In a lengthy thread on the online forum Brown Cafe, one worker explained, “If we went on strike, it would only benefit the workers, and not the company or the union. So, we get screwed all the while the union gets the dues and contributions to health insurance that our unions now control.”
UPS workers are pitted directly against the Teamsters whose executives have a direct financial interest in colluding with management. While part-time workers will remain in poverty and full-time legacy drivers will be replaced by the lower-wage hybrid positions, the union apparatus has expanded its ability to collect dues payments, sit on corporate committees and pad their six-figure salaries.
Under the conditions in which larger numbers of workers can opt out of the unions in so-called right-to-work states, two key sections of the contract help the union defend and expand its dues base. They give the union unrestrained access to recruit new hires into the dues-checkoff system during orientation in addition to pulling dues during workers’ vacation weeks.
The Teamsters union disperses hundreds of millions of dollars in salaries and perks to its executives and army of international, regional and local functionaries. At least four dozen union officers make over $200,000 annually, including James Hoffa Jr. ($386,344) and national president Terrence Hancock ($386,344). Denis Taylor, who leads the UPS negotiations, pulls in $154,000.
The salaries reported to the US Labor Department do not include payments for sitting on various corporate boards, pension and health care trusts and other investment vehicles, as well as compensation from other business opportunities.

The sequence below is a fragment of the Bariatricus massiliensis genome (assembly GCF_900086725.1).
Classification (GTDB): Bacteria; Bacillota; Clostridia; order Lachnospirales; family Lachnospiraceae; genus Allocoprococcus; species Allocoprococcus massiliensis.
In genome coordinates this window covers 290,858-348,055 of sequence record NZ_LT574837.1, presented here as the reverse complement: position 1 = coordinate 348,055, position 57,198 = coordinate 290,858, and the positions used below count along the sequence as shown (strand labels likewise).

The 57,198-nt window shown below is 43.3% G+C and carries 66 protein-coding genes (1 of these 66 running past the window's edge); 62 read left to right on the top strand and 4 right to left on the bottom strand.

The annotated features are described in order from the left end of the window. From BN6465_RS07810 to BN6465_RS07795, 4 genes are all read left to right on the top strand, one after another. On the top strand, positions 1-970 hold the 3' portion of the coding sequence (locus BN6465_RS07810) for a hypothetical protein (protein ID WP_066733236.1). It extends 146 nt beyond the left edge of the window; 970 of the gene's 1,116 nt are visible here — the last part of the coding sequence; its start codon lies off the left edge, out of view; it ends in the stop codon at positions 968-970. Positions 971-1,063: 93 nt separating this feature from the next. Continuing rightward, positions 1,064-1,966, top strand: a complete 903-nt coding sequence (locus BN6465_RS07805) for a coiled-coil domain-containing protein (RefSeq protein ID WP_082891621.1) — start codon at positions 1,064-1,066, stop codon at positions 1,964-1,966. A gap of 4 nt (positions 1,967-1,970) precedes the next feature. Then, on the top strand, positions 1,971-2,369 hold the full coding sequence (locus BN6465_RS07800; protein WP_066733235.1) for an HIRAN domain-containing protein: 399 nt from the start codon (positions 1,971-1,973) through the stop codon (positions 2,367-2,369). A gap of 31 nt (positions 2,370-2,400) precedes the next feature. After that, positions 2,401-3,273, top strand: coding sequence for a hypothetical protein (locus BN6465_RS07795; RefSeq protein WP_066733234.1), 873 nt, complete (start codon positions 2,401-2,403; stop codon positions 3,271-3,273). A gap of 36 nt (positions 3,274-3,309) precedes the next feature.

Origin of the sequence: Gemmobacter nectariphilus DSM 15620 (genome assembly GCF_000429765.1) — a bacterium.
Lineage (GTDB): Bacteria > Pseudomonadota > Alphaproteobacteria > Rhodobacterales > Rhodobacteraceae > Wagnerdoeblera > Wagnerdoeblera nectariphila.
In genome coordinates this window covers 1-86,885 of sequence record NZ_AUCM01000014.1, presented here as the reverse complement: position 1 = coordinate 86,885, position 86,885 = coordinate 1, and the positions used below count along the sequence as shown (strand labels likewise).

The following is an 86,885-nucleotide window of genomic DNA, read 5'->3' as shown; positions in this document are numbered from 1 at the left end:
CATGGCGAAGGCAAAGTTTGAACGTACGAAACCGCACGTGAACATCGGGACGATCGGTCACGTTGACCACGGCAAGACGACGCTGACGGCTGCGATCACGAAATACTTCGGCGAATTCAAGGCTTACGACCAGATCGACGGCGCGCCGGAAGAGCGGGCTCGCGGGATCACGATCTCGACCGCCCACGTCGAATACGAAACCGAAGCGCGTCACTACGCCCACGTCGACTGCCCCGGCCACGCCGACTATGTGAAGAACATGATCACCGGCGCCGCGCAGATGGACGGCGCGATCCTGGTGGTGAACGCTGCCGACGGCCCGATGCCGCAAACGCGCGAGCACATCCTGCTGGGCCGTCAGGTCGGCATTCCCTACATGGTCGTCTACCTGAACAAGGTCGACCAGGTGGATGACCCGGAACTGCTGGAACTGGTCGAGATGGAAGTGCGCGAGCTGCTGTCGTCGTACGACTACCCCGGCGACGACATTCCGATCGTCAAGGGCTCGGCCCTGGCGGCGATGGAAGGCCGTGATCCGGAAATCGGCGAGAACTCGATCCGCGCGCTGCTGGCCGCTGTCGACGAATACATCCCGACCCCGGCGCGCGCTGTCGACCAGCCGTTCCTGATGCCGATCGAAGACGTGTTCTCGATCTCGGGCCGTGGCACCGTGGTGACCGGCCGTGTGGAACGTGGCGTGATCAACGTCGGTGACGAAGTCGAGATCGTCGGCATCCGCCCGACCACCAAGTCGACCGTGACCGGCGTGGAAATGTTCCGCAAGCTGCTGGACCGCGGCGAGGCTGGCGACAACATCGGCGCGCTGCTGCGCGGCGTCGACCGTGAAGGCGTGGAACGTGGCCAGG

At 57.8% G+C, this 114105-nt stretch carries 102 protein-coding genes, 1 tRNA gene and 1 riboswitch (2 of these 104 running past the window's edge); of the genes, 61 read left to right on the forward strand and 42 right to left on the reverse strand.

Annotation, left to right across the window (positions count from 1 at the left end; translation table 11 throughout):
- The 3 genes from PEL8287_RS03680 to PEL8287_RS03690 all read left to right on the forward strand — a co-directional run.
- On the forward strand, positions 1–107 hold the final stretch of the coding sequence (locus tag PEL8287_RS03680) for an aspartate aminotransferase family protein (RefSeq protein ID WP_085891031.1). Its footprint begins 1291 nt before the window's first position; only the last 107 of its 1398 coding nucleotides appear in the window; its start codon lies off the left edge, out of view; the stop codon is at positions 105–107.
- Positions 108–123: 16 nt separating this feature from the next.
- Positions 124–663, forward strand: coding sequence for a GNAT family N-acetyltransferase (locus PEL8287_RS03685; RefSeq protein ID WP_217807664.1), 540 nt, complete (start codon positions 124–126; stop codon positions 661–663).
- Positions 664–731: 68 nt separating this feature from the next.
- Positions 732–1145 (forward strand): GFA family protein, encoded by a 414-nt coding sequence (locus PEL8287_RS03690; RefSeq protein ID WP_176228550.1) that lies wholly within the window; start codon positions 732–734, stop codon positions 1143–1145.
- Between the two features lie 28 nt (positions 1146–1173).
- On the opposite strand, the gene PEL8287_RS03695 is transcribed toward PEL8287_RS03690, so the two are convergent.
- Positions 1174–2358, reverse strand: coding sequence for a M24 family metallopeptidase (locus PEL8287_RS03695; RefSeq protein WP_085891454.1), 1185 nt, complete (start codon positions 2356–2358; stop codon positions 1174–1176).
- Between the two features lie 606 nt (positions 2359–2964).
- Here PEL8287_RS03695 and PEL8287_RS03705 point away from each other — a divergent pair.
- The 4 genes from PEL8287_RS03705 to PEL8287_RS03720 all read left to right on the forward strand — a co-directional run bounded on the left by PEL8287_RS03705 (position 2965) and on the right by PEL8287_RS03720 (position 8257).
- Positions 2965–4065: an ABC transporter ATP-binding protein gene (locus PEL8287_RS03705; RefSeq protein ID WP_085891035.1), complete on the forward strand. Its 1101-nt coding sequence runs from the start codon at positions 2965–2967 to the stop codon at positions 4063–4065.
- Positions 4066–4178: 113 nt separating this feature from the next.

Teamsters representatives sit next to corporate figures on boards such as the Technological Change Committee, Competition Committee, and TeamCare, the union-based health care plan that replaced the company’s plan in 2013. The new contract ensures that the union will secure their positions in these committees, where they essentially work as members of corporate management, ignoring everyday grievances and gutting basic rights to job security, safety, and health.
The union is censoring hundreds of critical comments on its Facebook page “UPS Rising.” Among workers there is deep suspicion that the union could resort to ballot stuffing to ram the deal through or simply defy a ‘no’ vote like Hoffa did in 2014.
At the same time, the Teamsters for a Democratic Union (TDU), the loyal opposition in the union, is acting as a safety valve to divert and dissipate rank-and-file opposition and allow another sellout. While calling for a ‘no’ vote, TDU promotes the illusion that workers can defend their interests by pressuring the union to “reform” and electing TDU-backed candidates in the future.
This is a dead end. Former President Ron Carey, who was backed by the TDU, sold out workers in the 1997 UPS strike with the first introduction of a second tier in full-time jobs at a much lower pay rate. Carey was further exposed in a corruption scandal where he channeled union money into his own re-election campaign through the AFL-CIO and the Democratic National Committee.
Rank-and-file workers must take the conduct of this struggle out of the hands of the Teamsters by electing workplace committees to conduct a real fight against the giant corporations and the Wall Street banks that stand behind them. These committees, which must be completely independent of all factions of the union, should mount a campaign for the defeat of this sellout and prepare for a national strike. The committees should formulate their own demands, including a 30 percent across-the-board raise, the roll over of all part-timers to full-time positions and the elimination of all tiers of wages and benefits.
Rank-and-file committees must immediately reach out to all logistic workers, including at Amazon, FedEx and the US Postal Service to mount a common fight against low-wages, speed ups and unsafe conditions and for workers’ control of production. Such a struggle must be the beginning of a powerful movement of the working class to fight the economic dictatorship of the banks and giant corporations.